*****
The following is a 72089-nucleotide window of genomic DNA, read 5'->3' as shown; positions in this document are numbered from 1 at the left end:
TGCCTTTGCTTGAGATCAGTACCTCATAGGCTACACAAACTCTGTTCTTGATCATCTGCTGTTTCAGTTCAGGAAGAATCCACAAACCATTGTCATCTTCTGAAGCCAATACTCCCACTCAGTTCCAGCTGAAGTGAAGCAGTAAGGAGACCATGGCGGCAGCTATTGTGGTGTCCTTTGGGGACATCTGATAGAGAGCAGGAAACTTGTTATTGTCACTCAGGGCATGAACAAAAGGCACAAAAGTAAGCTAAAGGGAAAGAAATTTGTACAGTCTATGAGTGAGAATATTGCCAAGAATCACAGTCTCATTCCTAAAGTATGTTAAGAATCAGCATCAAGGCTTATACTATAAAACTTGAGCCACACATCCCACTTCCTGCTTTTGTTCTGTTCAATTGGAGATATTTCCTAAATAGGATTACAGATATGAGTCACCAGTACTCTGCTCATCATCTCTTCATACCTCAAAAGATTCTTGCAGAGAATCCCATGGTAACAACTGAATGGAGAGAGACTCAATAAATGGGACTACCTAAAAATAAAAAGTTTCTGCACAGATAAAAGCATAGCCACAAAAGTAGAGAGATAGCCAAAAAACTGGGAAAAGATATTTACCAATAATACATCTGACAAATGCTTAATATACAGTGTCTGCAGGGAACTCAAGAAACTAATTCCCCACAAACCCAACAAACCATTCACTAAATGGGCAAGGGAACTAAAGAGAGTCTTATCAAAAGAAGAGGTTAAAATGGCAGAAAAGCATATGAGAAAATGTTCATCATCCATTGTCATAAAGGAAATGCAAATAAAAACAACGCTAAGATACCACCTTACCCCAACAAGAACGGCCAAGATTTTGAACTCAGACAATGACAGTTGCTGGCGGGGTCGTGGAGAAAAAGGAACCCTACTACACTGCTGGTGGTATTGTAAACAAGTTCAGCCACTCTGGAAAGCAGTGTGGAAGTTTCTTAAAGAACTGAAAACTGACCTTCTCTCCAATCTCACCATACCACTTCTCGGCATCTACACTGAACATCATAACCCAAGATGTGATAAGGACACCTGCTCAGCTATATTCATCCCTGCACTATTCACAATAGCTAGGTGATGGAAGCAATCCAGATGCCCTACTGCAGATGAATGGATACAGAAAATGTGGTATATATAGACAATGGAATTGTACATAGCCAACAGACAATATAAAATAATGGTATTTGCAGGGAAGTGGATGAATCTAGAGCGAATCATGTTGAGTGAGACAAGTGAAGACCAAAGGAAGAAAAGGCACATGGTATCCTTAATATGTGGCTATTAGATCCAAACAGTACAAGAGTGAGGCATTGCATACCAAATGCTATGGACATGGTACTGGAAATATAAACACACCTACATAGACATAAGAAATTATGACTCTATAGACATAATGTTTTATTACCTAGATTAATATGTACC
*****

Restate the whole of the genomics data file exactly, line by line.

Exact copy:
The following is a 72089-nucleotide window of genomic DNA, read 5'->3' as shown; positions in this document are numbered from 1 at the left end:
TGCCTTTGCTTGAGATCAGTACCTCATAGGCTACACAAACTCTGTTCTTGATCATCTGCTGTTTCAGTTCAGGAAGAATCCACAAACCATTGTCATCTTCTGAAGCCAATACTCCCACTCAGTTCCAGCTGAAGTGAAGCAGTAAGGAGACCATGGCGGCAGCTATTGTGGTGTCCTTTGGGGACATCTGATAGAGAGCAGGAAACTTGTTATTGTCACTCAGGGCATGAACAAAAGGCACAAAAGTAAGCTAAAGGGAAAGAAATTTGTACAGTCTATGAGTGAGAATATTGCCAAGAATCACAGTCTCATTCCTAAAGTATGTTAAGAATCAGCATCAAGGCTTATACTATAAAACTTGAGCCACACATCCCACTTCCTGCTTTTGTTCTGTTCAATTGGAGATATTTCCTAAATAGGATTACAGATATGAGTCACCAGTACTCTGCTCATCATCTCTTCATACCTCAAAAGATTCTTGCAGAGAATCCCATGGTAACAACTGAATGGAGAGAGACTCAATAAATGGGACTACCTAAAAATAAAAAGTTTCTGCACAGATAAAAGCATAGCCACAAAAGTAGAGAGATAGCCAAAAAACTGGGAAAAGATATTTACCAATAATACATCTGACAAATGCTTAATATACAGTGTCTGCAGGGAACTCAAGAAACTAATTCCCCACAAACCCAACAAACCATTCACTAAATGGGCAAGGGAACTAAAGAGAGTCTTATCAAAAGAAGAGGTTAAAATGGCAGAAAAGCATATGAGAAAATGTTCATCATCCATTGTCATAAAGGAAATGCAAATAAAAACAACGCTAAGATACCACCTTACCCCAACAAGAACGGCCAAGATTTTGAACTCAGACAATGACAGTTGCTGGCGGGGTCGTGGAGAAAAAGGAACCCTACTACACTGCTGGTGGTATTGTAAACAAGTTCAGCCACTCTGGAAAGCAGTGTGGAAGTTTCTTAAAGAACTGAAAACTGACCTTCTCTCCAATCTCACCATACCACTTCTCGGCATCTACACTGAACATCATAACCCAAGATGTGATAAGGACACCTGCTCAGCTATATTCATCCCTGCACTATTCACAATAGCTAGGTGATGGAAGCAATCCAGATGCCCTACTGCAGATGAATGGATACAGAAAATGTGGTATATATAGACAATGGAATTGTACATAGCCAACAGACAATATAAAATAATGGTATTTGCAGGGAAGTGGATGAATCTAGAGCGAATCATGTTGAGTGAGACAAGTGAAGACCAAAGGAAGAAAAGGCACATGGTATCCTTAATATGTGGCTATTAGATCCAAACAGTACAAGAGTGAGGCATTGCATACCAAATGCTATGGACATGGTACTGGAAATATAAACACACCTACATAGACATAAGAAATTATGACTCTATAGACATAATGTTTTATTACCTAGATTAATATGTACC